McAra and McVie
Poverty and early justice system intervention are known to be key contributors to offending behaviour amongst young people and, even more so, to contribute to inequality in exposure to justice system contact. In recent years, attention has started to focus on adverse childhood experiences (ACEs) and the extent to which people who come to the attention of criminal justice organisations are impacted by these. In Scotland, for example, policing and prisons policies have started to develop ‘trauma informed practice’ in order to engage more compassionately with individuals who may have experienced ACEs. However, the full extent of the relationship between ACEs and offending or criminal justice system contact is not entirely clear; and there are some concerns that a narrow focus on ACEs deflects attention away from the impact of other known risk factors, including structural poverty and negative system effects.
The research questions guiding this paper are:
· To what extent do ACEs impact on offending behaviour in adolescence?
· Does the impact of ACEs remain when you control for other offending risk factors, including poverty and early system contact?
· Do ACEs have a longer term impact on likelihood of ending up in the criminal justice system?
· Is any impact of ACEs on criminal justice system contact mediated by earlier involvement in offending?
Type(s) of inequality and how inequality is defined
This paper focuses on inequality in terms of involvement in offending behaviour and contact by the criminal justice system. It does so by focusing on the impact of experience of poverty, early justice system contact and ACEs on inequality in exposure to offending in adolescence and criminal justice system processing in early adulthood. It also take account of sex differences in these encounters.
Approach or method used
This paper uses data from the Edinburgh Study of Youth Transitions and Crime. We apply latent growth analysis to identify classes of both offending behaviour (during adolescence) and criminal conviction (from adolescence to early adulthood), and then run multinomial regression to determine how early offending, system contact and ACEs impact on these class memberships. This is done in two stages, firstly examining the class membership of the adolescent offending trajectories; and then, secondly, exploring the class membership of the criminal conviction classes, using the most likely class membership of the adolescent trajectories as a control variable.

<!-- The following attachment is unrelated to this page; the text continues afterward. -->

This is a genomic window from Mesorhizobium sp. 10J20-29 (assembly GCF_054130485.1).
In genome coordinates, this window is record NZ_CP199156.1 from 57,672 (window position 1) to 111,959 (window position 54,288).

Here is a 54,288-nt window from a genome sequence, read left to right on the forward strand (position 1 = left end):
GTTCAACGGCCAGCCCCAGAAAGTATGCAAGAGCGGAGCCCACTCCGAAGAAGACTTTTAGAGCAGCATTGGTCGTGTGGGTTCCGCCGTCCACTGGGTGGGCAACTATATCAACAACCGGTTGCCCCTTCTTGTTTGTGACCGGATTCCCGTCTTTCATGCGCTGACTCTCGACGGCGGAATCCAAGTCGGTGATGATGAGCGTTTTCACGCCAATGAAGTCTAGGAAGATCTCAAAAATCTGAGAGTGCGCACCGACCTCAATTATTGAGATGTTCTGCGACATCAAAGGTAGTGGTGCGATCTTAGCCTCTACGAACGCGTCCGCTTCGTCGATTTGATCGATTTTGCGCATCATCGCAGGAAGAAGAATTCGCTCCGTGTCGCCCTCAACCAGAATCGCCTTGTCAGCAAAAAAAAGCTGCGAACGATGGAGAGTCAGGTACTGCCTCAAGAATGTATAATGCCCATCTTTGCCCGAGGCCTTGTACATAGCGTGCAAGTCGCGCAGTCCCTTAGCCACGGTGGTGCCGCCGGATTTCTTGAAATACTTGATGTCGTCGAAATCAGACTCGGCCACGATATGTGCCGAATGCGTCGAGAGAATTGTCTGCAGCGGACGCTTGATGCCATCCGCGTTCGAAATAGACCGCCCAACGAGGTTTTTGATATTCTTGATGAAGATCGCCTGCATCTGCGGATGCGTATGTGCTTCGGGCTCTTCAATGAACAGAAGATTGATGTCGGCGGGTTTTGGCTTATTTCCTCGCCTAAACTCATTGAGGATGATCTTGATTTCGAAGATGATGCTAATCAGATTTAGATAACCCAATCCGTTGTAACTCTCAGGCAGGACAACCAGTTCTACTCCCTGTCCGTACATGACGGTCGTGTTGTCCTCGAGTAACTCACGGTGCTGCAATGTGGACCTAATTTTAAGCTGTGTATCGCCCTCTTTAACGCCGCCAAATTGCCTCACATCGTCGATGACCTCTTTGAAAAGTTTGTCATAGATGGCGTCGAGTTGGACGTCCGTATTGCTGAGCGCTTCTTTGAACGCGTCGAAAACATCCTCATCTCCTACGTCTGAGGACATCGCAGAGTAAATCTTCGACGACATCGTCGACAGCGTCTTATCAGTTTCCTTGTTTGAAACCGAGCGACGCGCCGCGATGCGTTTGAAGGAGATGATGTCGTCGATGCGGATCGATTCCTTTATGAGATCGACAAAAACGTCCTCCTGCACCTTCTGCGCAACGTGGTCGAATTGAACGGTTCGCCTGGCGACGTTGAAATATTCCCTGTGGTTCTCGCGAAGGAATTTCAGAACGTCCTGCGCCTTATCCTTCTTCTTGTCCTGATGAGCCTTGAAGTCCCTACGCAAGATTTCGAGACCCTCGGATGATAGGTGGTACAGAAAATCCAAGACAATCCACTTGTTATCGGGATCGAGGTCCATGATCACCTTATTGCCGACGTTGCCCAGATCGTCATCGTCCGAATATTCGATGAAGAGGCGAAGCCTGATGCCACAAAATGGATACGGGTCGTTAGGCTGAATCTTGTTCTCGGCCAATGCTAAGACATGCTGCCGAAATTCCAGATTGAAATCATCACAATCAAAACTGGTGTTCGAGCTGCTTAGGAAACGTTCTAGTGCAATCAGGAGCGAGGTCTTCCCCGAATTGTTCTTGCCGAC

The findings of this analysis are still provisional.
Implication of findings/relevance to policy:
This paper seeks to influence core justice policies and operational practices around the impact of ACEs on offending and criminal justice contact. This includes current developments within Police Scotland (e.g. trauma informed policing) and the Scottish Prison Service (e.g. the design of facilities built from a trauma-informed perspective). We seek to show how different underlying factors can impact differentially on a person’s criminal and justice career, and how ACEs intersects with other aspects of vulnerability and disadvantage to shape young people’s offending pathways and, in turn, how this shapes the extent and nature of their involvement in the criminal justice system as they enter adulthood.
If you have any questions about this research, please contact Professor Susan McVie.